Importing yellow corn, wheat and soybeans into Mexico is costing less these days — thanks to a drop in grain prices on the world market, and the peso’s newfound buying power.
However, food prices in Mexico are not going down accordingly.
“In theory, they should lower the prices [of food], but in reality, it does not happen — in Mexico or anywhere,” said Juan Carlos Anaya, director of the Agricultural Markets Consulting Group (GCMA). “This is a complaint heard in other countries.”
In the last 12 months, international grain futures prices have dropped significantly, according to GCMA data: yellow corn costs 29% less; wheat for baking flour is down 24%; durum wheat to produce pastas is down 16%; and soybean paste, which is used by livestock farmers, is down 10%. Mexico uses primarily domestic white corn in food production, but imports yellow corn for use in livestock feed.
Moreover, importers are benefiting from the stronger peso, which has appreciated around 16% this year against the dollar, opening this week at 16.74 per US dollar.
Yet tortilla prices reportedly have gone up 9.7% nationwide this year, cornmeal has risen 13.3% and cereal flakes are up 12.5%. Products made from wheat derivatives are higher, as well, as are prices for pasta.
“They are not going down because it is a captive demand,” Ayala said. “These are staple products.”
Food producers and retailers “argue that when [the cost of these products] rose [with inflation] they had to maintain their prices and reduce their profits” to remain viable, Ayala said. “And now that prices are falling, they are trying to maximize their profits.”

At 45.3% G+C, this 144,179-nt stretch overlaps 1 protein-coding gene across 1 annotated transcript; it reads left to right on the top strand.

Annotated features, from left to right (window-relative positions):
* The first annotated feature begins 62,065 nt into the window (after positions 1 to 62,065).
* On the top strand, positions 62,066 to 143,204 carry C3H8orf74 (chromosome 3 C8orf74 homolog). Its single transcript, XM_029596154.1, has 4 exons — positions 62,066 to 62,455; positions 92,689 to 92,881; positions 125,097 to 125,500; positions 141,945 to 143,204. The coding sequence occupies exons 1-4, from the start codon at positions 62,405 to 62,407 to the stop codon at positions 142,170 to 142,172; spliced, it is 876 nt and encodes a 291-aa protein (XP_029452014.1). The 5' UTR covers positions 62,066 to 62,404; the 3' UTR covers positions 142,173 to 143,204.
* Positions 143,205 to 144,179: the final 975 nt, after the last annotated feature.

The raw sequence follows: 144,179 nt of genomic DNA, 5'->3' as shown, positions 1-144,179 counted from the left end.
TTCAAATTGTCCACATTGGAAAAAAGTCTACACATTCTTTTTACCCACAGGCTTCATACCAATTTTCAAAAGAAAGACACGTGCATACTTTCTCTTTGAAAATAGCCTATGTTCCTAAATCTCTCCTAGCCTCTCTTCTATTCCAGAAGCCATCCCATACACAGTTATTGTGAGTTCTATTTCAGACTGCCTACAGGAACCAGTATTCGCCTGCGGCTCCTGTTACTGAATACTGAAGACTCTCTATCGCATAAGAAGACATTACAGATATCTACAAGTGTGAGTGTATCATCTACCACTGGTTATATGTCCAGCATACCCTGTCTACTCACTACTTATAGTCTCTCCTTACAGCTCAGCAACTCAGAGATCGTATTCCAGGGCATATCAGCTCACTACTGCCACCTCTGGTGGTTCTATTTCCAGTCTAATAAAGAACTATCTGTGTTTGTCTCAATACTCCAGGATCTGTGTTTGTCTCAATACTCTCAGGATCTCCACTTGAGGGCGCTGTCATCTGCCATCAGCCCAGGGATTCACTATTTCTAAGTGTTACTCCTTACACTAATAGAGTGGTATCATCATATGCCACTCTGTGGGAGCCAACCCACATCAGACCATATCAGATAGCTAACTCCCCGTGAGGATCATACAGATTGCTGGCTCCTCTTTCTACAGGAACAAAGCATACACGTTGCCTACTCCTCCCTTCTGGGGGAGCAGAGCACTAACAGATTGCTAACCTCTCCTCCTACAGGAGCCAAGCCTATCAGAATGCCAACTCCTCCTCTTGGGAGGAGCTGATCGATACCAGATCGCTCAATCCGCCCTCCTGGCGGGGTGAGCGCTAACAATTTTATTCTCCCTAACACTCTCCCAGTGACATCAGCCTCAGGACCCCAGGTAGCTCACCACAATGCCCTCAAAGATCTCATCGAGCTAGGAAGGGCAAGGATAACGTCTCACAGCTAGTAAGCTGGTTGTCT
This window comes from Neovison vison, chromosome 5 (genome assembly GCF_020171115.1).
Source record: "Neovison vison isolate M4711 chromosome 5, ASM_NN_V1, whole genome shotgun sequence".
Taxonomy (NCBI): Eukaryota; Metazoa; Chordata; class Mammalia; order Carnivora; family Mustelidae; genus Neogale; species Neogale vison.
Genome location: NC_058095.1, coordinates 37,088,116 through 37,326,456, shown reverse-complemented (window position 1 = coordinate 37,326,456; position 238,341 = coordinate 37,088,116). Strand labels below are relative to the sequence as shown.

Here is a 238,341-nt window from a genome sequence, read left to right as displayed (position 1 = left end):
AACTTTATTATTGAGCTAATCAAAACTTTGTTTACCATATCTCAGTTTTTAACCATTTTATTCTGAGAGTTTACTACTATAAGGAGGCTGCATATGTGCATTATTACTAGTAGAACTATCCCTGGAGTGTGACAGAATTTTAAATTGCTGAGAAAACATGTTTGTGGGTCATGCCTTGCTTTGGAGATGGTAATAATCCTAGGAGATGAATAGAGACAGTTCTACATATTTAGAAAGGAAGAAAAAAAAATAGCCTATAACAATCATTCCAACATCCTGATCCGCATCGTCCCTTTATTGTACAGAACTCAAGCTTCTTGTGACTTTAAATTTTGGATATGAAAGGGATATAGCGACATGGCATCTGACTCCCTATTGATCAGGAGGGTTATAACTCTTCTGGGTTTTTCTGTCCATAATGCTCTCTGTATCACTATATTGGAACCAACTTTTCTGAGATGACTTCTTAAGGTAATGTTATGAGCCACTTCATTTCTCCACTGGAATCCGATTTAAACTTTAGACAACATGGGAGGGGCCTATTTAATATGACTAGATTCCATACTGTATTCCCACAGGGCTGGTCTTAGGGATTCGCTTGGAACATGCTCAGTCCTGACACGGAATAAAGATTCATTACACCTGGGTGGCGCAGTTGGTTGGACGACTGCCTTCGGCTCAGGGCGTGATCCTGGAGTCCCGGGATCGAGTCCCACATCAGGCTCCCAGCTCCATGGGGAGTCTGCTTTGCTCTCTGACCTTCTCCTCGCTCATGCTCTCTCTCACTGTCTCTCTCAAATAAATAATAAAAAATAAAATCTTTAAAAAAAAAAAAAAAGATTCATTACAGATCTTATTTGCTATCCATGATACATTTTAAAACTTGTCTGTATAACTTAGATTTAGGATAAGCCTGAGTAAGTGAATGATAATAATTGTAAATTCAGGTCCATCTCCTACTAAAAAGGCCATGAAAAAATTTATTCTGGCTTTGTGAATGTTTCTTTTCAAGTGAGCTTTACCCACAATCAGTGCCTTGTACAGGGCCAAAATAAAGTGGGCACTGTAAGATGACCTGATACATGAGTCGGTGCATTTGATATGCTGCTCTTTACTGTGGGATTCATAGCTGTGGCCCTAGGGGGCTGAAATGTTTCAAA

Ayala stopped short of accusing companies of price fixing, but he urged the government’s consumer watchdog agency, Profeco, to look into the drop of grain prices — which has caused Mexican grain farmers to seek increased government subsidies — compared to the prices consumers are paying. “Profeco should review who is getting the most benefit,” he said.
According to the GCMA, Mexico imports 39% of the yellow corn, 95% of the soybeans and 54% of the wheat consumed in the country.
In June, Mexico implemented a 50% tariff on white corn imports to reduce the amount of genetically modified corn used in the country’s food supply. Import levies on white corn had been lifted earlier in the year in response to high inflation and elevated food costs, but the government stated that the exemption had not “generated a significant impact on the decrease in prices in the national market” when it decreed the 50% tariff.
“It is a measure that is not understood, because Mexico is not self-sufficient” in corn production, said Mario Jorge Yáñez, a Mexico-based partner at Hogan Lovells, a law firm with expertise in foreign trade.
Mexico imported only 614,000 tonnes of white corn from January to October last year, but produced 23 million tonnes domestically. However, yellow corn imports from the United States alone are worth about US $5 billion a year. The U.S. announced it would request a dispute settlement panel under the USMCA free trade pact on Aug. 17 in response to Mexico’s stance on GM corn.
Prices for most foods in Mexico are still rising, even as headline inflation declines, with the processed food, beverages and tobacco category up 8.75% annually in the first half of August, and fruits and vegetables up 8.66% according to data from the national statistics agency (INEGI).
With reports from Reforma